The modern workplace is changing rapidly due to a confluence of factors: technology, globalization, and the Millennial Generation entering the workforce. Of increasing influence, millennials currently constitute the largest population in the U.S. workforce. For many companies, millennials already represent at least 50% of their employees.
One of the areas in which millennials are differing from previous generations is in their remarkable absence of loyalty to the companies that they work for. A recent study by Deloitte reported that 44% of this age group expects to quit their organization within the next two years. This has forced companies to revisit, rethink, and – in some cases – reset previous practices to remain relevant.
Through the work we do in partnering with thousands of companies to help run their employee perks programs, as well as through working on our own culture at Next Jump, we have gained interesting insight into the wants and needs of this generation. What’s clear is that hundreds of companies across various industry verticals struggle to attract and retain millennials, and it’s a big concern. Why? Because millennials are an important aspect in building a culture of innovation within a company. To keep up with this complex, rapidly-changing world, millennials are being heavily relied on to help keep up with the disruption.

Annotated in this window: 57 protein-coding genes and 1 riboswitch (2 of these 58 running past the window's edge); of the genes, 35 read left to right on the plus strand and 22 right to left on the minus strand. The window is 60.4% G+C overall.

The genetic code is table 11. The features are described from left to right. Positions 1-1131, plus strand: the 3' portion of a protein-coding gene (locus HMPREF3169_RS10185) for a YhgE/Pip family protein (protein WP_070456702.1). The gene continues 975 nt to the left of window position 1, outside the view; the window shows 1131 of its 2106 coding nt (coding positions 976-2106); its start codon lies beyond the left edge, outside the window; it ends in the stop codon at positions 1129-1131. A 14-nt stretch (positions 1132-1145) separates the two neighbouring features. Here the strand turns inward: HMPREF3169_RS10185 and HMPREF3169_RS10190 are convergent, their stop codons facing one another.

This generation has grown up with the technology that is spurring so much innovation and disruption; it is second nature to them. Yet, oftentimes they are not given an opportunity to apply their knowledge in the workplace and actually add value in those areas.
Compound this with the fact that millennials are prioritizing their personal growth and the desire to do meaningful work above other traditional forms of compensation. No longer are salary and core benefits enough – employees want to feel invested in as a person. Perks are the new income.
At Next Jump, while we have been successful at attracting high-quality engineers from top universities, we have always faced the formidable task of retaining them. In 2008, our turnover was at nearly 40%. But, as we invested more and more in our culture, that number dropped into the single digits.
We have found that, above all else, millennials want more mentorship, coaching and development. Deloitte’s survey highlights this across all industries; millennials, by and large, feel underutilized. They are not being invested in or developed as leaders.
A few months ago, a new book was released by Harvard Business Review, titled: “An Everyone Culture.” The book features three leading companies (including Next Jump) that embody a breakthrough approach to creating a Deliberately Developmental Organization. The book demonstrates a whole new way of being at work. It suggests that the culture you create is your strategy, and that the key to success is developing everyone. It argues that development is a collective responsibility in an organization, not just a manager-to-employee responsibility. The authors believe that work can be an ideal environment for individual’s growth, evolution, and flourishing — and that such personal development may be the secret weapon to winning over millennials (and for business success in the future).
Redefining culture and perks is a driving force for us here at Next Jump. We are committed to changing workplace culture and sharing our insights along the way to help other organizations upgrade their organizational talent and culture.